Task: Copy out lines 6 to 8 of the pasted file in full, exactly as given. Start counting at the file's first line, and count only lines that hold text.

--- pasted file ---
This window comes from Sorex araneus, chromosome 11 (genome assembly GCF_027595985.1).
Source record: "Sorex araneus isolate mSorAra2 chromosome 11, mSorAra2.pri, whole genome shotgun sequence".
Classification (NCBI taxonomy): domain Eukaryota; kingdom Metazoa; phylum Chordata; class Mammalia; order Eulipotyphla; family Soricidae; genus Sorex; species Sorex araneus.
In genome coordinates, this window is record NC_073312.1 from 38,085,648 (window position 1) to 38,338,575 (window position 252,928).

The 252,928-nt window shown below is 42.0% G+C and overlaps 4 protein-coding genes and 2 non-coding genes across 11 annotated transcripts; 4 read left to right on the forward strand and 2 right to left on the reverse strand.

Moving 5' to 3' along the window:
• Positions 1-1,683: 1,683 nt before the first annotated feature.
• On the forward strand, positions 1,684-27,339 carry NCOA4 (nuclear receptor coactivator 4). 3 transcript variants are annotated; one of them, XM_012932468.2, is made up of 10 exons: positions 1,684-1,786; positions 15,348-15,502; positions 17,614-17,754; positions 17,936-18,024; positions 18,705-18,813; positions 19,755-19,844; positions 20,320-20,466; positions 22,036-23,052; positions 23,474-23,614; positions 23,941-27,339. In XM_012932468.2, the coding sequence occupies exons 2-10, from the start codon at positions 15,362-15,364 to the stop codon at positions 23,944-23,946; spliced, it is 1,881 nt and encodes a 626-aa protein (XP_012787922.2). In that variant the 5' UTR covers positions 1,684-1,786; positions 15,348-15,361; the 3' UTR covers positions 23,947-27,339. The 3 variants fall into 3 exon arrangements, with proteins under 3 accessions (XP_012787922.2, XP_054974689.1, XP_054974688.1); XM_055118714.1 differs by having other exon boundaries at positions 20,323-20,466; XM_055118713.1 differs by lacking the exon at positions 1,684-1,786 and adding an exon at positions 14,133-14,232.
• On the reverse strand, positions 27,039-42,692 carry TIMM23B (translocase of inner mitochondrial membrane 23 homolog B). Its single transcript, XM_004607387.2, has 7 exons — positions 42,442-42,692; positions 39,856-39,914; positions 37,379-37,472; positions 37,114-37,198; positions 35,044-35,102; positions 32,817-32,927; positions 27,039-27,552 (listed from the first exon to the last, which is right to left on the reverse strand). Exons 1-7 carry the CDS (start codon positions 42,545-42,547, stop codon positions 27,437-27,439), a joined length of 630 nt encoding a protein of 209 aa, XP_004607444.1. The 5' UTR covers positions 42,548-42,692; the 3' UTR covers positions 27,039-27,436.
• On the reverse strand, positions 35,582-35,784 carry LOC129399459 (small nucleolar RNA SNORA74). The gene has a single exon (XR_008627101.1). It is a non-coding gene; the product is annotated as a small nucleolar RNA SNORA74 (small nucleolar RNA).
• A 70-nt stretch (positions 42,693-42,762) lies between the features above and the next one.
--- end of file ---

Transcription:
Moving 5' to 3' along the window:
• Positions 1-1,683: 1,683 nt before the first annotated feature.
• On the forward strand, positions 1,684-27,339 carry NCOA4 (nuclear receptor coactivator 4). 3 transcript variants are annotated; one of them, XM_012932468.2, is made up of 10 exons: positions 1,684-1,786; positions 15,348-15,502; positions 17,614-17,754; positions 17,936-18,024; positions 18,705-18,813; positions 19,755-19,844; positions 20,320-20,466; positions 22,036-23,052; positions 23,474-23,614; positions 23,941-27,339. In XM_012932468.2, the coding sequence occupies exons 2-10, from the start codon at positions 15,362-15,364 to the stop codon at positions 23,944-23,946; spliced, it is 1,881 nt and encodes a 626-aa protein (XP_012787922.2). In that variant the 5' UTR covers positions 1,684-1,786; positions 15,348-15,361; the 3' UTR covers positions 23,947-27,339. The 3 variants fall into 3 exon arrangements, with proteins under 3 accessions (XP_012787922.2, XP_054974689.1, XP_054974688.1); XM_055118714.1 differs by having other exon boundaries at positions 20,323-20,466; XM_055118713.1 differs by lacking the exon at positions 1,684-1,786 and adding an exon at positions 14,133-14,232.